Motivation of Young Athletes
by Richard Stratton
Motivation of Young Athletes
US Youth Soccer Parents Resource Library
Why Kids Want to Participate in Sports?
Why do children want to play organized sports? What are their goals, hopes and aspirations? Each child has his or her own specific answers to these questions. Understanding their reasons for wanting to play sports is a critical first step towards helping children to have the best possible experiences in sport.
Articles in magazines and newspapers as well as some coaching textbooks often suggest that socialization is a major value of participating in youth sports. Certainly, learning to work together in a group and striving to achieve group goals are potentially important outcomes. Learning about and practicing sportsmanship also is a worthwhile goal, as is understanding how to deal with success and failure-winning and losing. Is this what the kids expect to get out of playing organized sports? Actually, NO!
Numerous research studies completed in the last 20 years have asked youth sport participants why they decided to participate in organized sports. Although there is some variation in the ranked order of the reasons that children cite, depending on the particular sport they are playing, the top reasons are very consistent. Children expect to have FUN, learn SKILLS, develop FITNESS, and participate because they enjoy COMPETITION. Socialization related reasons typically is near the bottom of the list, with sportsmanship somewhere in the middle. Winning and receiving individual awards (medals, trophies, etc) also do not appear among the top reasons. The bottom line is that childen want an opportunity to participate in competitive sports, to develop the skills and fitness that will allow them to play effectively, and to have fun doing it.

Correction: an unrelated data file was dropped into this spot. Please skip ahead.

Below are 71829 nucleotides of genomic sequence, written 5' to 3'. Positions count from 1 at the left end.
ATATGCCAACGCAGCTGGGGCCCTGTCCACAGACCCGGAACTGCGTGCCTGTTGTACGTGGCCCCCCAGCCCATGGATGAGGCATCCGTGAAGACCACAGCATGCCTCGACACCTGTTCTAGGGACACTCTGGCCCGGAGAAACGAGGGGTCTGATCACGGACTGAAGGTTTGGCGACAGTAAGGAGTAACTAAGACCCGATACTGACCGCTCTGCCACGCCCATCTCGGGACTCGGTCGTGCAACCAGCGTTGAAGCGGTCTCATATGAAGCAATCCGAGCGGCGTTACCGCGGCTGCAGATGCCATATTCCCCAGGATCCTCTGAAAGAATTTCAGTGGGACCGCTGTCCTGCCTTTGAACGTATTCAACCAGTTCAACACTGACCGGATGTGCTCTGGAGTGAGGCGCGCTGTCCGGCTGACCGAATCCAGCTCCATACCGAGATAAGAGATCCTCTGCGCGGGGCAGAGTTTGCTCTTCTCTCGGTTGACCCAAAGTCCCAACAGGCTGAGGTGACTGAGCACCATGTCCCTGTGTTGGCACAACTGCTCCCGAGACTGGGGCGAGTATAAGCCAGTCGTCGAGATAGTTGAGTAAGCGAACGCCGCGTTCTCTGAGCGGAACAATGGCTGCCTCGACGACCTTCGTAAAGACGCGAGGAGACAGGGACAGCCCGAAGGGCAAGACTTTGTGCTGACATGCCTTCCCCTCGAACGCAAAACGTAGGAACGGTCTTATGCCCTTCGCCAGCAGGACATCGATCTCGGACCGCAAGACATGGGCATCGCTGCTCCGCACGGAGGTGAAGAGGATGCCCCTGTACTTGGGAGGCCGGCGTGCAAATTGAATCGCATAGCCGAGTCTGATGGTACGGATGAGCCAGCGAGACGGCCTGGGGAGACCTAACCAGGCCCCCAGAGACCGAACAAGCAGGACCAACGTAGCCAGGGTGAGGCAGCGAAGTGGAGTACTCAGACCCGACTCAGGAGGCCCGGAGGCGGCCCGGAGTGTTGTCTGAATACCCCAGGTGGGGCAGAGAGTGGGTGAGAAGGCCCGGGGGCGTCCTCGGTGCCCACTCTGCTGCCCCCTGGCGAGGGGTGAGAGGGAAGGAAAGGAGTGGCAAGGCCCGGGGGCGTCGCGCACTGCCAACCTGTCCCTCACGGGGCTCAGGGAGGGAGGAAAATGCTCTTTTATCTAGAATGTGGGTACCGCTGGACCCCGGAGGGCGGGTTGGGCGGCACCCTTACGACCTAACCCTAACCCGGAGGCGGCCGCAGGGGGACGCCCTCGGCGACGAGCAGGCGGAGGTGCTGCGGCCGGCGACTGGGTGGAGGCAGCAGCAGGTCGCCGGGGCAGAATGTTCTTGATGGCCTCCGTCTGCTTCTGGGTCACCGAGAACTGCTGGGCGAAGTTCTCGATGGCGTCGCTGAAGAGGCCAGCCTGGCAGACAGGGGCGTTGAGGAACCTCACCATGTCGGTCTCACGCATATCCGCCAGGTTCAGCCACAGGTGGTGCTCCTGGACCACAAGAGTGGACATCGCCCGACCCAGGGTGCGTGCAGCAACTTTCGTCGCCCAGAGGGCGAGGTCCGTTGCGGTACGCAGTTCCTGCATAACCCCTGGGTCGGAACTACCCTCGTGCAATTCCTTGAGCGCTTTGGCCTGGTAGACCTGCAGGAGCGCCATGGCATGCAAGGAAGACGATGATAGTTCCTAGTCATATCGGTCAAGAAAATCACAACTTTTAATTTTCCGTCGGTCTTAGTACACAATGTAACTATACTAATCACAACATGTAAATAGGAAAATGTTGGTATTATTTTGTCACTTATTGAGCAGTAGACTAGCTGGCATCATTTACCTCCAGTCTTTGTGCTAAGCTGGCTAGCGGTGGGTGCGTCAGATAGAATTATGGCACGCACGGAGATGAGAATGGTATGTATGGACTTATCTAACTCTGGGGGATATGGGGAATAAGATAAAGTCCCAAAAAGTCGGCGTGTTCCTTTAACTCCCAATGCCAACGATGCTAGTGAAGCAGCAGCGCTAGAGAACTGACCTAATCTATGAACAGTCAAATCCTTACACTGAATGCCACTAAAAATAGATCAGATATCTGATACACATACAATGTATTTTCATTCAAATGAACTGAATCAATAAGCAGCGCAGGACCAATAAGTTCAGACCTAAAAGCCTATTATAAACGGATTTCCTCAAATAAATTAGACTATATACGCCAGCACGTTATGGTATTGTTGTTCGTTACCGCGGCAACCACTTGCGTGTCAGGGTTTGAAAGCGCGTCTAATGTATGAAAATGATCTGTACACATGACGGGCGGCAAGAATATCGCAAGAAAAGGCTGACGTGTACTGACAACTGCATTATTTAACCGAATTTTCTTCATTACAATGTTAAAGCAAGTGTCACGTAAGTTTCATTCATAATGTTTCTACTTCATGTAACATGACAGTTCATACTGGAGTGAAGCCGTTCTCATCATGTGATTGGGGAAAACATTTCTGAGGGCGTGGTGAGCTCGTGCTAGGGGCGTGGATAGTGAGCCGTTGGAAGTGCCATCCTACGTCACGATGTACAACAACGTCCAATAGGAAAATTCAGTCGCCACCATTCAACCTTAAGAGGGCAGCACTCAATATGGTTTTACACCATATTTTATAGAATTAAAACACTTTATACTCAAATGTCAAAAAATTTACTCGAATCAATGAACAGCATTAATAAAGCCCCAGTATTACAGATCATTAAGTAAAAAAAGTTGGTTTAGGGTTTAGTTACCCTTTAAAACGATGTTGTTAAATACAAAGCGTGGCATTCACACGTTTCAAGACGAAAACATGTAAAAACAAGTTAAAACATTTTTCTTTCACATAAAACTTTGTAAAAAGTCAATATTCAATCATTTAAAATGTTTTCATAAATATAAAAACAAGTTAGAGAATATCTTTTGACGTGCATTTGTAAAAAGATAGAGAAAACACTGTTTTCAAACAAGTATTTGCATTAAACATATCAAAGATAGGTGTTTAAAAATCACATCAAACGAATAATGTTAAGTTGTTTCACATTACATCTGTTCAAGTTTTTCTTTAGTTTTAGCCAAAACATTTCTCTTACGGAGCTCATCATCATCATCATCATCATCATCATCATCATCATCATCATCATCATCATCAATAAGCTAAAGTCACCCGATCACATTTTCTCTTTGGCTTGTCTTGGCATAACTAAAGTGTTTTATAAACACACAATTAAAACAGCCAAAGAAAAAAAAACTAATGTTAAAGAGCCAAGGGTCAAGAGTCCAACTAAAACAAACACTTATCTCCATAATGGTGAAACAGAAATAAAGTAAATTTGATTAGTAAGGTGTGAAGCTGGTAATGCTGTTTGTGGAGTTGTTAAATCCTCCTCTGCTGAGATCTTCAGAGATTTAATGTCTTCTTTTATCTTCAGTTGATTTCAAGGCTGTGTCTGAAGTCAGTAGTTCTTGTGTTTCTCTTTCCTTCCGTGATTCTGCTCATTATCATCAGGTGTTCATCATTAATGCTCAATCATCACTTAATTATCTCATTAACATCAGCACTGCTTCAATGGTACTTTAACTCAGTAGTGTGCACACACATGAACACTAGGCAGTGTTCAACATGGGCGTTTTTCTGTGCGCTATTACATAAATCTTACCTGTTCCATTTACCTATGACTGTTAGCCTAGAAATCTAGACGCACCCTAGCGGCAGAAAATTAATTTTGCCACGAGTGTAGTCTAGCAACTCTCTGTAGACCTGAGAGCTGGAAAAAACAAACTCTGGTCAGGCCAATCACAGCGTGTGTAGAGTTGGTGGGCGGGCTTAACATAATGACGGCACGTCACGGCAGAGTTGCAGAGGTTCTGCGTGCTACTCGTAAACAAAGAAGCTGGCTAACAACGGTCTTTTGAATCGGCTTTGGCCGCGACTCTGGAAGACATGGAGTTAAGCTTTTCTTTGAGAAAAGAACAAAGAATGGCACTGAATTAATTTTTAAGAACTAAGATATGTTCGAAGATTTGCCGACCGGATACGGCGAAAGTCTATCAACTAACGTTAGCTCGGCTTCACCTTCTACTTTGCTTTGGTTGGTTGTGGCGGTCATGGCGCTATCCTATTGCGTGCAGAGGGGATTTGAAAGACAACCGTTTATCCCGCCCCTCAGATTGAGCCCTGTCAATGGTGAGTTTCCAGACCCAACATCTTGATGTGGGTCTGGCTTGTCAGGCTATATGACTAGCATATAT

Continuing to Participate or Dropping Out
Once children have decided to participate in organized youth sports, the next issue in terms of motivation is what keeps them in sport or, conversely, why do many children drop out after only participating for a couple of years?
As one might expect, the primary reasons for continuing to participate in sport are fundamentally the same as the reasons they first started sport, that is, to have FUN, to learn SKILLS, to develop FITNESS, and because they enjoy COMPETITION.
Although many children continue to participate in youth sports for many years and even move up to higher levels of competition, 25% of all children drop out within the first 3 years. There are a wide variety of reasons why this happens. In a recent study of almost 700 youth sport drop outs, the top ranked reasons the kids gave for quitting were: I lost interest, the coach played favorites, I was not having any fun, and I developed other non-sport interests. Of these, only the development of non-sport interests was related to the age of the child, meaning that as they got older they were more likely to drop out because they became interested in activities outside of sport.
Because children rarely drop out for just one specific reason, we also did a cluster analysis of the reasons for dropping out . In this analysis we found that the primary combination of factors contributing to dropping out was related to the team environment. Specifically, the children felt that their coaches were not doing a good job, there was too much pressure to win, and the members of the team did not get along well with each other. Fortunately, these are problems that can be resolved.
Dropping out of youth sports can be a very emotional situation for children and their parents. It doesn't have to be if it is kept in perspective. Children (and adults, for that matter) drop out of a wide variety of activities all the time. Often it is nothing more than someone trying to find an activity that they can enjoy and find worth wile doing. Sport is not for everyone.
Article contributed by Coaching Youth Sports, an online newsletter presenting information about learning and performing sport skills.